An 18-year-old from Ohio who famously inoculated himself against his mother’s wishes says he attributes his mother’s anti-ναccιnє
ideology to a single source: fαcebσσƙ
, a high school senior, testified Tuesday before the Senate Committee on Health, Education, Labour and Pensions, underscoring the importance of “credible” information.
In contrast, he said, the false and deep-rooted beliefs his mother held – that ναccιnєs were dangerous – were perpetuated by social mєdια
. Specifically, he said, she turned to anti-ναccιnє groups on social mєdια for evidence that supported her point of view.
In an interview with The Washington Post
on Tuesday, Lindenberger said fαcebσσƙ, or websites that were linked to through fαcebσσƙ, is really the only source his mother ever relied on for her anti-ναccιnє information.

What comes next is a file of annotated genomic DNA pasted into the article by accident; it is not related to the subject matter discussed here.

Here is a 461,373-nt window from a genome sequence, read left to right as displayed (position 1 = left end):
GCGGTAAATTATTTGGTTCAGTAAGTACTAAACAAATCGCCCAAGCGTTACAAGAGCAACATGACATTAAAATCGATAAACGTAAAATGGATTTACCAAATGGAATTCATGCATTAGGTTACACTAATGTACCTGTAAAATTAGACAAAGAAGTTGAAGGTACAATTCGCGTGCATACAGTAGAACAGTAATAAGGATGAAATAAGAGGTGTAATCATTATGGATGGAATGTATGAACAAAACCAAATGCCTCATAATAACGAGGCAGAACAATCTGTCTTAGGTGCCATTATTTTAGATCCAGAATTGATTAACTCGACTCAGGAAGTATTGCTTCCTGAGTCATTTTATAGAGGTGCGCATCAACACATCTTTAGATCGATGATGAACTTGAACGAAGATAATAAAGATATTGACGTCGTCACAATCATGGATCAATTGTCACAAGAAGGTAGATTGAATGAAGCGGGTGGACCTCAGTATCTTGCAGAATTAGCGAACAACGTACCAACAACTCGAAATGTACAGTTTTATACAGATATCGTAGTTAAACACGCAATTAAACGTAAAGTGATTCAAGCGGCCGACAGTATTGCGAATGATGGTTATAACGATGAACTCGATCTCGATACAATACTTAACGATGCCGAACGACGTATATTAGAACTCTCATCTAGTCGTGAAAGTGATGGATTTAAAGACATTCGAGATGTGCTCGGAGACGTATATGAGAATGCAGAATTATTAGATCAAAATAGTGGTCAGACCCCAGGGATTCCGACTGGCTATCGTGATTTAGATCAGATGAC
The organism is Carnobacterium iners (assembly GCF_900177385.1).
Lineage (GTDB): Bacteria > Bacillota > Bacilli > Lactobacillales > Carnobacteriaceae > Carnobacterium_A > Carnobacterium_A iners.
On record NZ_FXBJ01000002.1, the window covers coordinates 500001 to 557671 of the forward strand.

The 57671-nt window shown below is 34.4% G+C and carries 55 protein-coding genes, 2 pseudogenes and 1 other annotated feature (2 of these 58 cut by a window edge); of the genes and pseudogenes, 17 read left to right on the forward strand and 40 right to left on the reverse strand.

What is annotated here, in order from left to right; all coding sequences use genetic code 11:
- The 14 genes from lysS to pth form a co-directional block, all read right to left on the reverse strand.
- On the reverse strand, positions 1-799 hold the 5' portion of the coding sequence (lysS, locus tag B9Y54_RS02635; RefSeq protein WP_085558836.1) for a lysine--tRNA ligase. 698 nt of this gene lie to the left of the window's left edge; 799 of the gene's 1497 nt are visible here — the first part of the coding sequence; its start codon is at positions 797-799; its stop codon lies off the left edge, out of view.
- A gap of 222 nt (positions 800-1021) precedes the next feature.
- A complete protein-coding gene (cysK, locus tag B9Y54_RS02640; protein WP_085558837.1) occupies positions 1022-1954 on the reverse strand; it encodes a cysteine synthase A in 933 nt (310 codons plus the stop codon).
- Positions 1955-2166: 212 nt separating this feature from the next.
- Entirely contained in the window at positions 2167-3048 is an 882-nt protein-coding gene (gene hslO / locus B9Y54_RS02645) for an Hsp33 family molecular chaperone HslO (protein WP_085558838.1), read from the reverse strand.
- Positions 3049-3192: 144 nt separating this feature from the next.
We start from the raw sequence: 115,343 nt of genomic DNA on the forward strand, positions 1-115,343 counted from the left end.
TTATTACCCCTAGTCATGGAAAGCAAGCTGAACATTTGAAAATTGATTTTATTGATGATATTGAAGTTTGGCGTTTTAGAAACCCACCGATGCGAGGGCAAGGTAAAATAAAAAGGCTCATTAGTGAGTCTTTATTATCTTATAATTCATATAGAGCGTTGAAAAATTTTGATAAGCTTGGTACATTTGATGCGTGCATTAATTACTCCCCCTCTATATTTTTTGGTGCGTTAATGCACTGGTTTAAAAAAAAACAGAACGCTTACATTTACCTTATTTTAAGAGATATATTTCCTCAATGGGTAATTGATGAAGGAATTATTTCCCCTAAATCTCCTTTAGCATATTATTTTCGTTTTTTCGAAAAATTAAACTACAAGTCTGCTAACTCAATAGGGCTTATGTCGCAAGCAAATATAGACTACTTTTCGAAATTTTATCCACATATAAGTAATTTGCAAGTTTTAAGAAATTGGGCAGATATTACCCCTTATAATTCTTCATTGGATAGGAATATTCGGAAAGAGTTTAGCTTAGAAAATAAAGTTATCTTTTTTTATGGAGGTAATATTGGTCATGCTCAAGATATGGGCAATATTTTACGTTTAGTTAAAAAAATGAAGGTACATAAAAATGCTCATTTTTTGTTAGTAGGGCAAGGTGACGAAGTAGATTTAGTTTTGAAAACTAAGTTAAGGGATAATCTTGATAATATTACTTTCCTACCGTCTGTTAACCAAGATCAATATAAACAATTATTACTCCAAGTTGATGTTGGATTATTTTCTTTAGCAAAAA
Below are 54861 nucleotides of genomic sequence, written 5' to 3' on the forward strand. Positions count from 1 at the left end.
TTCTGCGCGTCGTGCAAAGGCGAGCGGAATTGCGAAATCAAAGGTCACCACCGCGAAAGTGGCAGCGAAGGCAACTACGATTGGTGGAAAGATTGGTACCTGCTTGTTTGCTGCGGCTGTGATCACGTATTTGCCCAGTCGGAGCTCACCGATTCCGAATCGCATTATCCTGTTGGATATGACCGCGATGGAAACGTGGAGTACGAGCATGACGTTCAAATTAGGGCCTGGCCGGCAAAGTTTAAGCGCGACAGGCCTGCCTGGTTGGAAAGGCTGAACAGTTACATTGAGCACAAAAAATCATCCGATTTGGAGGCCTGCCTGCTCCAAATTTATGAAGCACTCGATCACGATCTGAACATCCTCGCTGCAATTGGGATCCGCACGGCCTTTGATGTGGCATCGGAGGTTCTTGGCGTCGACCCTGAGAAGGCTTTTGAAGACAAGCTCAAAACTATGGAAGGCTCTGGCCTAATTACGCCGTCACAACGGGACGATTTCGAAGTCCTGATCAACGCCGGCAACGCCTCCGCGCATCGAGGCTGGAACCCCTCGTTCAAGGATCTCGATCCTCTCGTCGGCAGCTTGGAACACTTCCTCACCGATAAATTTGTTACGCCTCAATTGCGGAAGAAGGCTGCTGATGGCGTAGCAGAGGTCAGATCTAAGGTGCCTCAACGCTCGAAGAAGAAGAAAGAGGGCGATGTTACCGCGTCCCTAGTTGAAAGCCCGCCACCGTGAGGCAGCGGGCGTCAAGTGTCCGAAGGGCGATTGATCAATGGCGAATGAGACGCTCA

Most important, Lindenberger said, was the impact fαcebσσƙ’s anti-vax communities had on his family.
“I feel like if my mom didn’t interact with that information, and she wasn’t swayed by those arguments and stories, it could’ve potentially changed everything,” Lindenberger said. “My entire family could’ve been ναccιnαted.”
Lindenberger said he believed his older siblings, who pre-date fαcebσσƙ, had been ναccιnαted. He said his younger siblings have not.
The Centers for Disease Control and Prevention (CDC) explicitly states that there is no link between ναccιnєs and autism. The CDC also warns of incorrect information, easily spread and made available online.https://www.yahoo.com/news/teenager-defied-anti-vax-mother-102713148.html